Celiac Disease
Genes plus Grain equals Misery

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Celiac disease (CD), according to eMedTV, affects 1 in 133 people in the U.S.; others say 1 in a 100.  Whatever it is, it's about 2 million people. Are you one of them? 

How serious is coeliac disease, as it is sometimes spelled?  Does potentially fatal sound serious enough?  
  
By way of definition, CD is an autoimmune condition that hits the small intestine and can occur at anytime throughout one’s life.   It's not something we can catch; that is, it's not transmissible or contagious. 

We have to have the right genes, or should we say the wrong genes, in order to be a celiac sufferer.  So far it is incurable and is a lifelong affliction.

Note:  The "No Wheat" symbol above right is a link to the Glutenfreemall.com website where an incredible selection of gluten-free products are offered.  Take a look.

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Gluten

Gluten is the culprit in celiac disease and it is everywhere.   It is a protein component of wheat, rye, barley and occasionally oats are implicated.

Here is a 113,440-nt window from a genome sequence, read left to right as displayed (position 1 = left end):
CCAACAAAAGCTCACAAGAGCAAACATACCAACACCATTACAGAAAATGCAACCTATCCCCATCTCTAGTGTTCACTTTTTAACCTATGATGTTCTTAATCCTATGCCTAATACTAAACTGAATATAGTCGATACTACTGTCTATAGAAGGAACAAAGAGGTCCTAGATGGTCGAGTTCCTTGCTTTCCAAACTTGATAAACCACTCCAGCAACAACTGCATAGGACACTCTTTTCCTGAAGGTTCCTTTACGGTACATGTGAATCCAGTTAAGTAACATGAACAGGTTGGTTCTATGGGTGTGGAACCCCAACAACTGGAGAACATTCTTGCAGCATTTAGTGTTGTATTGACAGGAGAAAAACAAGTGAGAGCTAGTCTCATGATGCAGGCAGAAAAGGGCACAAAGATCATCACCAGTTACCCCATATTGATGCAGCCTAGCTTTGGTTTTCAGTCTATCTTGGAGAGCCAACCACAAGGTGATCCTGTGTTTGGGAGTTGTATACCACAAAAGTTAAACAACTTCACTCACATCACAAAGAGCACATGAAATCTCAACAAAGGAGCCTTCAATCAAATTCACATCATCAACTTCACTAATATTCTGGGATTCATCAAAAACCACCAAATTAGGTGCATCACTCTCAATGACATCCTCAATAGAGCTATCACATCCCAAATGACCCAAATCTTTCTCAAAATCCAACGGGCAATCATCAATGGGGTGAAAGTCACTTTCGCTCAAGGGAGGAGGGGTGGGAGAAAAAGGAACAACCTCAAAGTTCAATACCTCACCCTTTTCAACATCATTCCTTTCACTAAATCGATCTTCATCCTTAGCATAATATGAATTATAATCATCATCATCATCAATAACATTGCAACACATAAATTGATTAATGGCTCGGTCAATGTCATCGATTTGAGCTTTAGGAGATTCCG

Gluten is produced in grains by gliadin, a glycoprotein, and the protein glutelin.  They are joined by starch and found surrounding the embryo in the seeds of grass-related grains.

Besides occurring naturally in certain grains, another reason that gluten is so prevalent in our food supply is that it plays a very important role in food processing. 

Gluten is what causes dough to be elastic, allows it to rise and gives the final product, bread or pastry for example, a chewy texture.  The more refined the gluten is, the more chewy the product; think of pizza crust and bagels.  

Since gluten is not soluble in water, it is removed from flour by kneading it into dough then washing out the starch with cold water. 

Then the gluten is put through a screw press to remove about two-thirds of the water then dried in an oven to remove the rest of the water.  The purified gluten is then sifted, milled and packaged. 

Purified gluten is used in commercial baking, production of imitation meats, added to foods to increase protein content and added to any foods, such as ice cream, where stabilization is required.  Gluten is used extensively in pet foods as a protein 
additive.